There is a fine line between suspending (or resolving) an employment agreement in a permissible manner and depriving an employee of the right to security of employment. The Labour Appeal Court (LAC) in South Africa recently dealt with whether an employment agreement was capable of automatic termination if a condition therein provided for the automatic termination of the employment, should a vetting and screening process return a negative outcome.
In certain circumstances, it is permissible to incorporate suspensive or resolutive conditions into an employment agreement. Where a contract contains a suspensive condition, there is no employment agreement pending the fulfilment of that suspensive condition. Whereas a resolutive condition terminates a valid contract upon the fulfilment of that resolutive condition (in this case the negative outcome of the vetting and screening process) and the contract is regarded as never having come into existence.
In Nogcantsi v Mnquma Local Municipality and Others (2017), the employee argued that the court a quo ought to have distinguished between suspensive and resolutive conditions in employment agreements. The court found that it does not matter whether the condition is suspensive or resolutive, what matters is whether the condition prevents the employee from exercising any right conferred by the Labour Relations Act 66 of 1995 (LRA).
In this case, the employee was offered a position as a protection officer in terms of a fixed term contract, which contract was subject to the outcome of a positive vetting process. In this regard, the employment agreement contained a resolutive condition which provided that the offer was subject to a vetting process and that the employment agreement would automatically terminate should the employer become aware of any negative information pertaining to the employee.
The South African Police Service (SAPS), as the previous employer, informed the municipality that the employee had pending charges against him. The charges ranged from defeating the ends of justice to gross bodily harm and attempted murder. The municipality's letter of appointment clearly stated that the employment agreement would automatically terminate upon receiving negative results of the vetting process. The municipality wrote a second letter to the employee informing him that his employment had been terminated. In addition, the letter stated that it was regrettable that the employee did not disclose the negative information and that that alone, "displays dishonesty".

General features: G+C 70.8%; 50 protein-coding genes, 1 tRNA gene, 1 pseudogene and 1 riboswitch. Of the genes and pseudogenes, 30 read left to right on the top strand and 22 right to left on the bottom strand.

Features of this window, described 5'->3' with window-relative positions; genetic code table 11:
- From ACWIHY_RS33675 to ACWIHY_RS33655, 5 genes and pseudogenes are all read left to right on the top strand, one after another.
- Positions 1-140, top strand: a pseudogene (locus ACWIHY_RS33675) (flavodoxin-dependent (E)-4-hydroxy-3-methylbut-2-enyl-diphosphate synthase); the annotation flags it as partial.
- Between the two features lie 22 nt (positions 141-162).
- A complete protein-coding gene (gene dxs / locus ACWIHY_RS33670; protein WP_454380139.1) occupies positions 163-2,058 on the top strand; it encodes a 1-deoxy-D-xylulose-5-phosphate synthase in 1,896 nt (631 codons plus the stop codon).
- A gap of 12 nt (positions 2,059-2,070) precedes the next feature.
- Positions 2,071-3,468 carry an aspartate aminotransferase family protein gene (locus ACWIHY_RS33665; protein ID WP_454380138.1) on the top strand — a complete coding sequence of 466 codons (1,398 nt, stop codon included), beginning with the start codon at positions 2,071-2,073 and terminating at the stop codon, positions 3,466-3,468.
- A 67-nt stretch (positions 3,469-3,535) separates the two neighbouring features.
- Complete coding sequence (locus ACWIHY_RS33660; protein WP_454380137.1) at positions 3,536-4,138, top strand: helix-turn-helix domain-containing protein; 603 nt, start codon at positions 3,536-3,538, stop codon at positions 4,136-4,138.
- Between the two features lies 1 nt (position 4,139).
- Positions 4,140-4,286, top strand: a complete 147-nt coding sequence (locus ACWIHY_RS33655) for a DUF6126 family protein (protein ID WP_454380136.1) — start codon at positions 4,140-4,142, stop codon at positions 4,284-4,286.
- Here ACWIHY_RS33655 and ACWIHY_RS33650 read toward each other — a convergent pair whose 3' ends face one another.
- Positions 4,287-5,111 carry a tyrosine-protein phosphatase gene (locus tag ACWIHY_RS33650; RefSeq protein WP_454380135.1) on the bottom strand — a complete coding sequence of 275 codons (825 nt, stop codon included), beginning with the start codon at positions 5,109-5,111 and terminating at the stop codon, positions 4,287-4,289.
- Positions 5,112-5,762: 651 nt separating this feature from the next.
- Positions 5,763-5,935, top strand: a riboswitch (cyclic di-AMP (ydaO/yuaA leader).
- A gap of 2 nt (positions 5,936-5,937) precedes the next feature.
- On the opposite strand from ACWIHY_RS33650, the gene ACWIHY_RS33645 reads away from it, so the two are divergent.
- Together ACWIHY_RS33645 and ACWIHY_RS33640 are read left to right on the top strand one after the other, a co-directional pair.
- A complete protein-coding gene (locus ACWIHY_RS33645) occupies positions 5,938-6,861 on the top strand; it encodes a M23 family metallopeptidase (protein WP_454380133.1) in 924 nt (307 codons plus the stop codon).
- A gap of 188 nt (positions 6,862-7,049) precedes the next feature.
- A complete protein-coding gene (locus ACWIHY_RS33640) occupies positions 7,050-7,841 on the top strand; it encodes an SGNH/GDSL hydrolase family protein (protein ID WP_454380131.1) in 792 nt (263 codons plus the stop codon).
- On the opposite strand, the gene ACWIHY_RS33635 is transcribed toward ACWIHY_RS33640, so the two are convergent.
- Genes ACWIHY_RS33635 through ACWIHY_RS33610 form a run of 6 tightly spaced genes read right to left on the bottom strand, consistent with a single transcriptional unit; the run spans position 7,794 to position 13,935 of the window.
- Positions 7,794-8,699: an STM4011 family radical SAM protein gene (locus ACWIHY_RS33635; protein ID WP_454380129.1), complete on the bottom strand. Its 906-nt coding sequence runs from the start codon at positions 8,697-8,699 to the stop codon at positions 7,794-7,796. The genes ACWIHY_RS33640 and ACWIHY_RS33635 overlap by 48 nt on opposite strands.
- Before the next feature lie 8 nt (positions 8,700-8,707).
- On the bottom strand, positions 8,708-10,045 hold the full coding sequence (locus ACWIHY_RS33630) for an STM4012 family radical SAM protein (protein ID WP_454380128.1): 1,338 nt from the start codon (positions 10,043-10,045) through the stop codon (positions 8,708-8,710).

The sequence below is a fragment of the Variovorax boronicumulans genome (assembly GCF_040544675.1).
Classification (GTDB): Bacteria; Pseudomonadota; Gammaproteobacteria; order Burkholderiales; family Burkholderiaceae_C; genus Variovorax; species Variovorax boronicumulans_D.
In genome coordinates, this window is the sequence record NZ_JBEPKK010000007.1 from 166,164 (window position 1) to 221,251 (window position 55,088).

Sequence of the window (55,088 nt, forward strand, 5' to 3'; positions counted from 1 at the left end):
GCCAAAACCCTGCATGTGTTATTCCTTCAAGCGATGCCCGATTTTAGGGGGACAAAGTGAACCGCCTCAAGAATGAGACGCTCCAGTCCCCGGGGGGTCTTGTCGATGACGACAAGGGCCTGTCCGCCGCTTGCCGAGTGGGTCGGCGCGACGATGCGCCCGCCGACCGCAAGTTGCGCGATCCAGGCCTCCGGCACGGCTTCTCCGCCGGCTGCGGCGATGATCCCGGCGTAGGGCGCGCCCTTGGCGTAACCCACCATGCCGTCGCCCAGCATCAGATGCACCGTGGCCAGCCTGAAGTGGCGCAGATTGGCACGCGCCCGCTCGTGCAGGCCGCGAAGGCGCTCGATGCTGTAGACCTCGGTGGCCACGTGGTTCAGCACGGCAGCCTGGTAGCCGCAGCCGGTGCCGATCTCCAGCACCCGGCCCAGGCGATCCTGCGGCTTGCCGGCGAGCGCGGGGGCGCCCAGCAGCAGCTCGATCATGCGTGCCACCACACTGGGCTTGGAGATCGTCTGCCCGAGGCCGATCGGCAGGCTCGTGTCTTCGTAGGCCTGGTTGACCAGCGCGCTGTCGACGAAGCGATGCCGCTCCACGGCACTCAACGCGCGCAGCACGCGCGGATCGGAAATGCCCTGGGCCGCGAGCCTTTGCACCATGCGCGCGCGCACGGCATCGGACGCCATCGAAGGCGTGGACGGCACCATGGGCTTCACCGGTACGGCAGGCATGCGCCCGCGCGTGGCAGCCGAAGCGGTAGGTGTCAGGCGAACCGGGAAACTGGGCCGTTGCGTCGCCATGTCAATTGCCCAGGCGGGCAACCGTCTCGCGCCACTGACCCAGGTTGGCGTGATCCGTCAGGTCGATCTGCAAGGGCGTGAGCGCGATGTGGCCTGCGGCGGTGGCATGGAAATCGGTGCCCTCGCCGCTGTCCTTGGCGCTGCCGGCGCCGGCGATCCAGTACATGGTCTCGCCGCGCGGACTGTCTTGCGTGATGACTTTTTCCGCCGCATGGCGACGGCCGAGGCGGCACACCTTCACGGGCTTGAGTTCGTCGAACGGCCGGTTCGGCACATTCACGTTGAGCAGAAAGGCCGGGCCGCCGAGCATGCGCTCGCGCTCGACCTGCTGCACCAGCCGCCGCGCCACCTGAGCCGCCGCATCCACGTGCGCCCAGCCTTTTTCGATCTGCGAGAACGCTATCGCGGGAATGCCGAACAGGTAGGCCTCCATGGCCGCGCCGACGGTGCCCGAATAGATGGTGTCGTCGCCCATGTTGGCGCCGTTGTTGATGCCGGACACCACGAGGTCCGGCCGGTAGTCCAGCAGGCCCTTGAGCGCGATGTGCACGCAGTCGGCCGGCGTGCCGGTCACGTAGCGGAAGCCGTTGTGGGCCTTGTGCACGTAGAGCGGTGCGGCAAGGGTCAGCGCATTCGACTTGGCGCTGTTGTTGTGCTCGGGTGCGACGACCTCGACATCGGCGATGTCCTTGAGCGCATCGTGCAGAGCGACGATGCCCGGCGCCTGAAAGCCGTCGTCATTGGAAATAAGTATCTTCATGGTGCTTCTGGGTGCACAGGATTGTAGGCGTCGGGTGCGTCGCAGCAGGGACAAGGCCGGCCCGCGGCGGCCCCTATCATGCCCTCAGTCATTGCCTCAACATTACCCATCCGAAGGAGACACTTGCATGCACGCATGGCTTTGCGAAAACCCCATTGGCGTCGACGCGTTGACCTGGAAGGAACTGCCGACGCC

Dismissal vs contract termination
The employee sought reinstatement through the Bargaining Council where he contended that his termination was both substantively and procedurally unfair. He alleged that it was substantively unfair because he had disclosed all that was required during the interview and procedurally unfair because he was not given reasons for his dismissal, and it was with immediate effect. The Bargaining Council arbitrator ruled that the employee had not been dismissed, and the automatic termination of the contract was valid. The Labour Court upheld the ruling on review, where the employee contended that the arbitrator had erred by finding that his contract had terminated automatically, without constituting a dismissal, and argued that the termination clause was invalid or void for vagueness.
The employee took the Labour Court's decision on appeal. The LAC held that it was not the act of the municipality which produced a negative vetting result and consequently, caused the resolutive condition to be fulfilled, resulting in the automatic termination of the agreement. The negative result of the vetting came from the SAPS who provided the information to the municipality and it is not the third party (SAPS) who "made" the information negative, it was inherently and objectively negative. Therefore, there was no dismissal since the automatic termination was not caused by any decision or act of the municipality or the SAPS, which had as its objective the termination of the employee's employment agreement.
The LAC held further that it makes no difference whether the condition is suspensive or resolutive. The importance lies in whether the condition prevents the employee from exercising any right conferred by the LRA, as contemplated in section 5(2)(b) read with section 5(4) of the LRA.
Put differently, the enquiry into whether a condition is permissible or not is whether the condition prevents the employee from exercising any rights conferred by the LRA as envisaged above, and not whether the condition is suspensive or resolutive. The LAC stated that conditional employment agreements are a commercial reality and that the LRA is not opposed to such contracts.
Having the LAC's stamp of approval on automatic terminations arising from negative pre-screening should give comfort to employers to use suspensive and resolutive conditions of this nature more freely in their employment agreements.